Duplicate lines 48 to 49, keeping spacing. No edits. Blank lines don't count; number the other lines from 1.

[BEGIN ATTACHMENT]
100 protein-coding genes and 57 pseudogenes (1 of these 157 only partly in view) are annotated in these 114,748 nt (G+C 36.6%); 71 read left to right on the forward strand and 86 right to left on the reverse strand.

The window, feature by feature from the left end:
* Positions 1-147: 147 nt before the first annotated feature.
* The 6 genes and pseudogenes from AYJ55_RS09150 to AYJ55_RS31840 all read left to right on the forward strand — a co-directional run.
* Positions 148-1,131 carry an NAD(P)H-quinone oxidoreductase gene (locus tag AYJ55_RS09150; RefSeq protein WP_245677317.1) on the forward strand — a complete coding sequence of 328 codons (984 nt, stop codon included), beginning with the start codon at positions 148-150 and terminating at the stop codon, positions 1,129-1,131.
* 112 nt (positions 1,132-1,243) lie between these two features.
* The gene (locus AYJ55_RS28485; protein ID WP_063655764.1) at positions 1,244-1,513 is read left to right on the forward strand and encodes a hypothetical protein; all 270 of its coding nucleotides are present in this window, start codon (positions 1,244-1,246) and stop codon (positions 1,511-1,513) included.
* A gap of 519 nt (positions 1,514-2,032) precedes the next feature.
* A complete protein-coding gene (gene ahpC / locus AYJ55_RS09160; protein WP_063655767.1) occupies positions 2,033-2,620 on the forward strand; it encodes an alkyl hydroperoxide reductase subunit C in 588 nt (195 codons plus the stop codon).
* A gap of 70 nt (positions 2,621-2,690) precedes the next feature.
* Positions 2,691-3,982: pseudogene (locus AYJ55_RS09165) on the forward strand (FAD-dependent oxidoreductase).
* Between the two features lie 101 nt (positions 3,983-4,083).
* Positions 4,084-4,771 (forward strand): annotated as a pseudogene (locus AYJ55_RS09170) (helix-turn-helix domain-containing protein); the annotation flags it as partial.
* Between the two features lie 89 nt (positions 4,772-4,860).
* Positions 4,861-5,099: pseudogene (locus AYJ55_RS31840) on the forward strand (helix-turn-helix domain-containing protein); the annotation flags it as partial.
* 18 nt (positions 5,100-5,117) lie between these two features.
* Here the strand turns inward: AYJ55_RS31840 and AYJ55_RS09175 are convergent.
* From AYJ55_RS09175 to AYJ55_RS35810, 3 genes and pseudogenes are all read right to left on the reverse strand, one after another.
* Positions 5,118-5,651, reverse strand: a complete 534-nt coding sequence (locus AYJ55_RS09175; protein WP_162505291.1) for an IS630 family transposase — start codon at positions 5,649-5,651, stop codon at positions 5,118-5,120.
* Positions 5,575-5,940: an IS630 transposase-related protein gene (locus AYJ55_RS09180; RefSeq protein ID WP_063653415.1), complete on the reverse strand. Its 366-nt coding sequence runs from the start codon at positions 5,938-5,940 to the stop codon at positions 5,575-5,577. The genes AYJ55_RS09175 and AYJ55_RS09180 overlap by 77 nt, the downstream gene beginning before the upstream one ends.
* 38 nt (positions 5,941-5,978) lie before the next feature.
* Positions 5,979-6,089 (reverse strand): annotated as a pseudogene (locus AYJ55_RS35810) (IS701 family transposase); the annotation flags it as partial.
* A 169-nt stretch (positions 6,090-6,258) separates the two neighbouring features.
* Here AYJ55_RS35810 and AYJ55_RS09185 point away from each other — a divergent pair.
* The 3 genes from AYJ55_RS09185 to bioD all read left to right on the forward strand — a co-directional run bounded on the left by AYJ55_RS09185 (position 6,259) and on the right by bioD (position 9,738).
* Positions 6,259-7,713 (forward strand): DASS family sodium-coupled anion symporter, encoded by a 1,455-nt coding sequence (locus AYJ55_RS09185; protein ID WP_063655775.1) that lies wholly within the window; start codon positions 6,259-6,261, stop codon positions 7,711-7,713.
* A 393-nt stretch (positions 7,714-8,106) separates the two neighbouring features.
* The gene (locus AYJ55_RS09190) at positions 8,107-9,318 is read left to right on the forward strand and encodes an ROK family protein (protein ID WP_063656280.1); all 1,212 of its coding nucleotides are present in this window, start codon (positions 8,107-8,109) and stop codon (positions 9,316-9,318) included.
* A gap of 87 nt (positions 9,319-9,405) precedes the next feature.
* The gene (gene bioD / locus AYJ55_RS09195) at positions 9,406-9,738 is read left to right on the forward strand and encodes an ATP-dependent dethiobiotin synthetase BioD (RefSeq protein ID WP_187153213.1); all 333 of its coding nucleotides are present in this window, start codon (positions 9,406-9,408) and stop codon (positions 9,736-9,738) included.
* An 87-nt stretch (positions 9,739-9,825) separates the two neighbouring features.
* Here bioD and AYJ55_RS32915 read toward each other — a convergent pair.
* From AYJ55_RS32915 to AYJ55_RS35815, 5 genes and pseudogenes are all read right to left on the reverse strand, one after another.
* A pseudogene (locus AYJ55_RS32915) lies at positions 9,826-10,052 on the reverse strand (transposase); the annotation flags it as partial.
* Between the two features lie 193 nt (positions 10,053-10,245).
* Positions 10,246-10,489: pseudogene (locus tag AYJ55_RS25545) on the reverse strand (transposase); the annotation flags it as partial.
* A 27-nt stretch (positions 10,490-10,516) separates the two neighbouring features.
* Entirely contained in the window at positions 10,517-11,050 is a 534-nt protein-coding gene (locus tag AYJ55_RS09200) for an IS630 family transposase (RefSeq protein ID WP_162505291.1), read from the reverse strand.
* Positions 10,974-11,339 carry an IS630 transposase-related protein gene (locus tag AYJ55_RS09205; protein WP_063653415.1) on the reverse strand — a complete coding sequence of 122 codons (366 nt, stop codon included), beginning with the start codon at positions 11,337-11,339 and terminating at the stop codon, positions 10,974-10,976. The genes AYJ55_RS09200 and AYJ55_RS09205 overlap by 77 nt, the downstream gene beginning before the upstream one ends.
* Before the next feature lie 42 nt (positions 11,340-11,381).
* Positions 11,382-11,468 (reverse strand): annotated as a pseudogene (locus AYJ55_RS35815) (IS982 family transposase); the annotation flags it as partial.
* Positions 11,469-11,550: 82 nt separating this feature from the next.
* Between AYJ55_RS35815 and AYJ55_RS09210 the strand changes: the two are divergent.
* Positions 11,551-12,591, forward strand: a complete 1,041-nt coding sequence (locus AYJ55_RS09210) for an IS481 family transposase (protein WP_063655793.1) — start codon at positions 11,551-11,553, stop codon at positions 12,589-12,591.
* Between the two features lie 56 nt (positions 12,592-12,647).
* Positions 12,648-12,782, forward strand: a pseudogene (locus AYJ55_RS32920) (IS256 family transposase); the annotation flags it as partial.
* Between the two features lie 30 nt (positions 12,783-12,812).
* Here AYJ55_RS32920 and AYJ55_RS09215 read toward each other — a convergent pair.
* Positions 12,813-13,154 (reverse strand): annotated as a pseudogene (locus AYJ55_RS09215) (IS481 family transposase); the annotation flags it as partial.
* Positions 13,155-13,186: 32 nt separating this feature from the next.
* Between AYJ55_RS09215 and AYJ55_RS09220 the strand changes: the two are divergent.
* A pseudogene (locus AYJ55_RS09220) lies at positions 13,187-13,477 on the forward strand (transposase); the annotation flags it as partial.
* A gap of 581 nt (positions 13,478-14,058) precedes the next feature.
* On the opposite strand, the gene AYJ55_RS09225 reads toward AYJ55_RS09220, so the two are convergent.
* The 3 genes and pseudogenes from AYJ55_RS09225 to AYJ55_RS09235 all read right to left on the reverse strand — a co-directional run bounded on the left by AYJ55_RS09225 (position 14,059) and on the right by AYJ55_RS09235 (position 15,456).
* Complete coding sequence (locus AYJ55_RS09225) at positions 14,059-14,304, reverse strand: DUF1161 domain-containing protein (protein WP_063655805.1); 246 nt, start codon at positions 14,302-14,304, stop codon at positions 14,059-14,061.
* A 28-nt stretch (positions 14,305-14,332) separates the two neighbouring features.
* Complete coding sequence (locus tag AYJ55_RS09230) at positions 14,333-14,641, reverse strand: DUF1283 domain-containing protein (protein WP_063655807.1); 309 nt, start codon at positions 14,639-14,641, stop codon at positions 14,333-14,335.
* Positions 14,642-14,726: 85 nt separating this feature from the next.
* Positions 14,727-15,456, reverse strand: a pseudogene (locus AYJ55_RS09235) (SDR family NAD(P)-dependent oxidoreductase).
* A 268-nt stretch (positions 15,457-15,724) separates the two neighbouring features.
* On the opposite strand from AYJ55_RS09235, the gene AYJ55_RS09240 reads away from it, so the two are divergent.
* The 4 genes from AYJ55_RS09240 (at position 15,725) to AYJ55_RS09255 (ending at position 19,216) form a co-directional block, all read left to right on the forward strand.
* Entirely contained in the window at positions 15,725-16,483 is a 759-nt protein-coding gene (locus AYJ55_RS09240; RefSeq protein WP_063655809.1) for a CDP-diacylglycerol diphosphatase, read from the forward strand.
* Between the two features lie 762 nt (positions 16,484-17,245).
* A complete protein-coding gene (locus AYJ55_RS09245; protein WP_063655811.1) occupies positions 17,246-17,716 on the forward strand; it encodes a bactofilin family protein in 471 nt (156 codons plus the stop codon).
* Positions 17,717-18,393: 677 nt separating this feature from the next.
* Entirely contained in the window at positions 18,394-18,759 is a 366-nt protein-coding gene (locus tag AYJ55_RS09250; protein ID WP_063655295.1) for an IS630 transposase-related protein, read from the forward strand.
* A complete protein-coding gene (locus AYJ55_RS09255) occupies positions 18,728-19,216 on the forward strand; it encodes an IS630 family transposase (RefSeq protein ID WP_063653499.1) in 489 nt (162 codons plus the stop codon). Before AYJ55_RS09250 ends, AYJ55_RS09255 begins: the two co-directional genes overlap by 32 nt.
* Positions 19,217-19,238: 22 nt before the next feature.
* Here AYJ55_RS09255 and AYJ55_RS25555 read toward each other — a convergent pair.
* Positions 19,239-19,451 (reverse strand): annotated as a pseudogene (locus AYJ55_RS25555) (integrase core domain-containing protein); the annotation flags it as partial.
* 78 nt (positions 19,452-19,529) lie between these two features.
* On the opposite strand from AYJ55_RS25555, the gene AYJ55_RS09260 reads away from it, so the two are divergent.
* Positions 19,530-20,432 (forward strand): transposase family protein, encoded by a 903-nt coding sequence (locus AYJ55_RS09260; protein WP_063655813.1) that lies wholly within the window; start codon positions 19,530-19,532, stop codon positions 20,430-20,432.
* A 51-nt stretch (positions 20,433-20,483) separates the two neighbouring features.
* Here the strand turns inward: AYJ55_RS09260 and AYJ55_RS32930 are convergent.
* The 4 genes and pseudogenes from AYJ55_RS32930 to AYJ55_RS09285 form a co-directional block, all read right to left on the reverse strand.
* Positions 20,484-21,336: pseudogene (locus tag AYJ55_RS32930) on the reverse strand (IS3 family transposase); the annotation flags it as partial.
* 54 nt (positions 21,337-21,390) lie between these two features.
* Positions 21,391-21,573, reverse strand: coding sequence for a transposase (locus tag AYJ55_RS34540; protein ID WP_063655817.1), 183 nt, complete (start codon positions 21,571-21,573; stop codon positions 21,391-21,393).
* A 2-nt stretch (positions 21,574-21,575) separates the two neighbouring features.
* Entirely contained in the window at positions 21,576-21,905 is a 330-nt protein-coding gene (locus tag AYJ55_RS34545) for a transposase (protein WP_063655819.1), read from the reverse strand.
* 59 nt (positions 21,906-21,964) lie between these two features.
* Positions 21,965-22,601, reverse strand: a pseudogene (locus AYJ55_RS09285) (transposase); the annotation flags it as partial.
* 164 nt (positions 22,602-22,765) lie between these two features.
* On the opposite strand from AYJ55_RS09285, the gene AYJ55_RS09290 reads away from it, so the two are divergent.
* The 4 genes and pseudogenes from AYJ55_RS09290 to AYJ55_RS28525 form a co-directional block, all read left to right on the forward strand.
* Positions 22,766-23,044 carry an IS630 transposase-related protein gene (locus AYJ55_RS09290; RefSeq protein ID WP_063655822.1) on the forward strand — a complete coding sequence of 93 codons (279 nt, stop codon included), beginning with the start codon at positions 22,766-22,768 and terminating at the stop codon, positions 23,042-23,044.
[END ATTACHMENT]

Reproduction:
* Here AYJ55_RS32920 and AYJ55_RS09215 read toward each other — a convergent pair.
* Positions 12,813-13,154 (reverse strand): annotated as a pseudogene (locus AYJ55_RS09215) (IS481 family transposase); the annotation flags it as partial.